Titan Sinking by James Dixon
Review / May 27, 2019

Of the 25 years I’ve been following WWE, 1995 was undoubtedly the in-ring lowpoint, when I’d have tapes posted to me from home while away at university only to find myself struggling to make time to see the likes of Sid, Mabel and Tatanka in lead villain roles. It was a period of depression in the company’s product, and one that is detailed in-depth in Titan Sinking. As previously noted here, it’s a major change of pace from Dixon’s previous work on review-based books where snarkiness, humour and opinion where the order of the day. This is a more mature, focused piece of historical writing that not only covers 1995’s tumultuous scenes inside and outside the ring, but brings up details that have previously been little addressed. The research and resulting writing are both excellent, based on a wide range of sources such as “shoot” interviews along with some original research ranging from lengthy conversations with Jim Cornette, Tom Prichard and even the lawyer for Douglas Griffith, the solider who got into an infamous brawl with Shawn Michaels outside of a nightclub, which is explained at length here with information that both boosts and weakens Michaels’ side of the story….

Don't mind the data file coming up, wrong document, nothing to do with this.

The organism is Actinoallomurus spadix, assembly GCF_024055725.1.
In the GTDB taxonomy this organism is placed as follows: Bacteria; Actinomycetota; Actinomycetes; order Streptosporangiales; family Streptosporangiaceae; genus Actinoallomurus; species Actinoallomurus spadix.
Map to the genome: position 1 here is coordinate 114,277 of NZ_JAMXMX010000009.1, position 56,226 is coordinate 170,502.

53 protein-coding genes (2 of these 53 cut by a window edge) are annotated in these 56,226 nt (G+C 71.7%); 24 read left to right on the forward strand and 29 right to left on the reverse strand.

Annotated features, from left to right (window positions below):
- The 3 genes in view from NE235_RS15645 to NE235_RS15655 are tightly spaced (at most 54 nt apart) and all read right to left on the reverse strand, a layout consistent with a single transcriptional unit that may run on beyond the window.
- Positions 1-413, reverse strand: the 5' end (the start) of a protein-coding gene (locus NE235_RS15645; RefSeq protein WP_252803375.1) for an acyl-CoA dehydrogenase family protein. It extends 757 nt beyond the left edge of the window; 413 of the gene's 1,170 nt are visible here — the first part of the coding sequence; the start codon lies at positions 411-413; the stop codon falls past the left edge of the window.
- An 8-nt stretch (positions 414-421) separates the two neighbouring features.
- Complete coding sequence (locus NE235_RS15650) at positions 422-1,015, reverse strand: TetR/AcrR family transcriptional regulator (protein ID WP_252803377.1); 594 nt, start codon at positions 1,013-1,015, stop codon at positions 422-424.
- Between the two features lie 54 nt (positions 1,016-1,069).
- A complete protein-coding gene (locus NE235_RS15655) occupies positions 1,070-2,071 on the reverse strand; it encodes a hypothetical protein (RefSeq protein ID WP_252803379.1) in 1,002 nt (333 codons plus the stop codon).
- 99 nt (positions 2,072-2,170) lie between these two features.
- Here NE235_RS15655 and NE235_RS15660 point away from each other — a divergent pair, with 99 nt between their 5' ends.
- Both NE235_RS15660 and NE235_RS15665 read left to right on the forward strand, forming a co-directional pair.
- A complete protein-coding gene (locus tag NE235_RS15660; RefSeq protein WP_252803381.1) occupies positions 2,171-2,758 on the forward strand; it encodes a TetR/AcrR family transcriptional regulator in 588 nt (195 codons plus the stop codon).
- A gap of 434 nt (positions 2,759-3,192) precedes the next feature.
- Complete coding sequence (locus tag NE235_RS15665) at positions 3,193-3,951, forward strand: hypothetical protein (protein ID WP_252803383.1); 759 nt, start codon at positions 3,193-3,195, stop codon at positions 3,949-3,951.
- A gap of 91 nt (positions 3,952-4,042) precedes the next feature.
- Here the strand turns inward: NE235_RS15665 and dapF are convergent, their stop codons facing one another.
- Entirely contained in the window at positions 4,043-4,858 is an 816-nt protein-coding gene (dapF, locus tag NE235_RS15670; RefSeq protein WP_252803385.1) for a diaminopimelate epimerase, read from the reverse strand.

Tonight… In This Very Ring by Scott Keith
Review / May 24, 2019

You know when you’re at a wrestling show and you’re having fun but the experience is spoiled by that one guy OF DOOM behind you who won’t shut up with the smarky insider talk where he keeps going on about people being held down or getting a push or being good workers? And it’s really annoying because he proves that a little knowledge is a dangerous thing, and it feels like half of what he says is not just factually wrong but reveals his lack of wider understanding, like, ooh, I don’t know, saying Buddy Rogers won the NWA title from Lou Thesz. And half of what he says seems to contradict itself. And the worst part about it is that a bunch of people seem to be hanging on his every word because the fact that he is shouting so loudly FOOLS them into THINKING he must be authoritative. Now imagine that guy was a book. Buy on Amazon